SANTA CLARA (CBS SF) -- Growing concerns over recently-discovered widespread computer chip vulnerabilities, that may allow programs to steal consumers' data, has prompted a California congressman to demand answers from three semiconductor industry heavyweights.
Rep. Jerry McNerney (D-Antioch) has asked Intel, Arm and AMD to not only explain which products contain chips with the so-called Spectre and Meltdown vulnerabilities, but also what the companies are doing to protect consumers -- which include many government offices and private businesses.
"Should the vulnerabilities be exploited, the effects on consumers' privacy and our nation's economy and security would be absolutely devastating," said Rep. McNerney in a letter requesting briefings from the three companies.
Intel, Arm, and AMD processors are all affected by the vulnerabilities and almost all consumers have been impacted. The firms have already begun releasing fixes to the public.
In a letter to the companies, McNerney pointed to research showing that these vulnerabilities can be used to leak personal information, passwords, bank accounts, emails and photos, as generally undermine security systems.
McNerney is a former engineer and current member of the House Committee on Science, Space, & Technology. His youngest son, Greg, is an Intel employee, McNerney's office said.
A spokesperson from McNerney's office told CBS San Francisco that they have heard back from all three companies and are in the process of scheduling briefings. The office did not say whether the hearings would be public or private.
The public was made aware of the chip vulnerabilities earlier this month by a team of Google security researchers who discovered the flaws.
The congressman's request for briefings comes after four class-action lawsuits were filed against Intel for these flaws and two were filed against AMD. Apple has also been sued by consumers alleging the company knowingly sold devices with the security flaws.
On Thursday, Cornell University computer scientist Andrew Myers compared the current state of the computer security industry to a town built only of wooden buildings, and yet despite having many fires occur, the town continues to construct more buildings out of wood instead of switching to newer technologies such as concrete and steel.
"And even the firehouse is still made out of wood," Myers wrote on his blog Jif Fabric.
"The Meltdown/Spectre attacks are a flashing warning sign that our existing science of security and correctness is not quite up to the task," wrote Myers.
Santa Clara-based Intel Corporation did not immediately respond to a request for comment and did not say how many chips are impacted, but the company acknowledged in a blog post the potential for attackers to use these flaws "to improperly gather sensitive data from many types of computing devices with many different vendors' processors and operating systems."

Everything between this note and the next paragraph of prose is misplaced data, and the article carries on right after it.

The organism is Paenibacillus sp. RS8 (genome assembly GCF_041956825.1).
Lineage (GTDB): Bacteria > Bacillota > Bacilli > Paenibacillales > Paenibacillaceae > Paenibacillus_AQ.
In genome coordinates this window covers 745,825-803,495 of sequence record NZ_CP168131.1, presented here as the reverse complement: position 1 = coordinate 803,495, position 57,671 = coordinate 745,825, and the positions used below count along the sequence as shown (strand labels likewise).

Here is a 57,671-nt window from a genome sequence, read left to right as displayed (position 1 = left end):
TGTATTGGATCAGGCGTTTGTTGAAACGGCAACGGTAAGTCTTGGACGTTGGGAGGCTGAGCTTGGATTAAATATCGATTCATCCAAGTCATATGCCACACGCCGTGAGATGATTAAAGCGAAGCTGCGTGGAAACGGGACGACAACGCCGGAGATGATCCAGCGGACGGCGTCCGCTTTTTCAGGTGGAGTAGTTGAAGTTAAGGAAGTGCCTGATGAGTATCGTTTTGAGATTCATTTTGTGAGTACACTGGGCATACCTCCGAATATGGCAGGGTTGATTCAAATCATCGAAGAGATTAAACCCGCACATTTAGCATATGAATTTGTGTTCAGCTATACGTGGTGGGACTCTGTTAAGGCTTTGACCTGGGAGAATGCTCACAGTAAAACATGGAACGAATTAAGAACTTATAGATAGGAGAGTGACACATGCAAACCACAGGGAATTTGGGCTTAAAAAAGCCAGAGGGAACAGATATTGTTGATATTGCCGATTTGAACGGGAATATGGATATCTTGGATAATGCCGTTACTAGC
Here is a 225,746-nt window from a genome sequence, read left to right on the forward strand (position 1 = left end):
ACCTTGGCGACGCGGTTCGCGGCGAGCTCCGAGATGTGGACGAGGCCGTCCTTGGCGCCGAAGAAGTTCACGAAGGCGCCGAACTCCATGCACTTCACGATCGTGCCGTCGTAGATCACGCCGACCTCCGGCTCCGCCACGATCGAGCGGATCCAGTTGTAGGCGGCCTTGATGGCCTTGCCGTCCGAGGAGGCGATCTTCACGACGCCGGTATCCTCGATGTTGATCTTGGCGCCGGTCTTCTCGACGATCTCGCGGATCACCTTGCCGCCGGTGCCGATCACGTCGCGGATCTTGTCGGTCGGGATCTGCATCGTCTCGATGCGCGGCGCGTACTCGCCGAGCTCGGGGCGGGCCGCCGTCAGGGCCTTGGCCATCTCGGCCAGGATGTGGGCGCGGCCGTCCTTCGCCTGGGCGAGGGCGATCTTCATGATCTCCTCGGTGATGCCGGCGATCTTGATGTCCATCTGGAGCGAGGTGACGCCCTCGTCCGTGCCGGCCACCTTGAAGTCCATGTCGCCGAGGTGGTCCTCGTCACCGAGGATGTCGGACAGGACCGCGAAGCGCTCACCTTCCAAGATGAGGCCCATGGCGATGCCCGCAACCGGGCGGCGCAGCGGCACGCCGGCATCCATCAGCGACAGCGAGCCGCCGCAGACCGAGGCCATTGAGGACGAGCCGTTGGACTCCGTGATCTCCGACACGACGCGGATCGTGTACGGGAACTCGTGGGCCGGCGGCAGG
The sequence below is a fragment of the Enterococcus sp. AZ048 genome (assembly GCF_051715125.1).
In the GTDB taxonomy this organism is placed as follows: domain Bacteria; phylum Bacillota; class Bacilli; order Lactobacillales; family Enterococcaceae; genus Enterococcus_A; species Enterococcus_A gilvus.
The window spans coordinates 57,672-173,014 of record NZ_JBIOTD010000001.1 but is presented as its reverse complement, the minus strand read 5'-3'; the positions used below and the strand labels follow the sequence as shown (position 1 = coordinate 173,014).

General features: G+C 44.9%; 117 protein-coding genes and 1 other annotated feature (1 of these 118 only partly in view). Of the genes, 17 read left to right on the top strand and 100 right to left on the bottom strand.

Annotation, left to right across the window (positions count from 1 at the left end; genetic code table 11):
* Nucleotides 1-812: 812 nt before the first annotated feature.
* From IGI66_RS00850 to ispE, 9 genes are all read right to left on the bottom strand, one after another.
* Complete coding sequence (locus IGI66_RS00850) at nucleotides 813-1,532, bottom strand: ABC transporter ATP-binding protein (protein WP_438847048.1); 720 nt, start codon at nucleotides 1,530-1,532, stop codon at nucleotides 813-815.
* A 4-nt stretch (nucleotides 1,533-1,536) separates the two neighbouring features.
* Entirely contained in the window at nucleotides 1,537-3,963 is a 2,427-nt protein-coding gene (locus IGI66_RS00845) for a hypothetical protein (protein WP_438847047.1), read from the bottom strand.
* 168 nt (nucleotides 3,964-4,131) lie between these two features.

Navin Shenoy, the executive vice president and general manager of the Data Center Group at Intel, said this week that their company has issued updates for 90 percent of the processors they introduced in the last five years.
Arm, a UK-based company with North American headquarters in San Jose, told CBS San Francisco that they have been in touch with McNerney and share his goal of creating more secure devices.
Phil Hughes, director of public relations at Arm, told CBS SF, "The number of Arm-based chips impacted by Spectre is around 5 percent of the 120+ billion chips Arm's silicon partners have shipped since 1991. The percentage of Arm-based chips impacted by Meltdown is significantly lower."
Still, that's around six billion chips impacted.
Hughes said Arm, Intel and AMD were all notified of the flaws by security researchers at Google in June 2017 and are now deploying software mitigation options.
Hughes stressed the importance of mobile users avoiding suspicious links or downloads and keeping their software current.
"To date," Hughes said, "Arm is not aware of any evidence of these exploits being executed in real-world environments. As previously mentioned, these exploits are dependent on malware running locally and Arm is not aware of any such malware currently tied to the Spectre or Meltdown exploits."
Intel has also said that it is not aware of any malware based on these exploits.
Sunnyvale-based AMD said they have been in contact with Rep. McNerney.
AMD's Senior Vice President and Chief Technology Officer Mark Papermaster wrote in a blog post last week that the security issues identified by Google researchers "has brought to the forefront the constant vigilance needed to protect and secure data."
By Hannah Albarazi - Follow her on Twitter: @hannahalbarazi.
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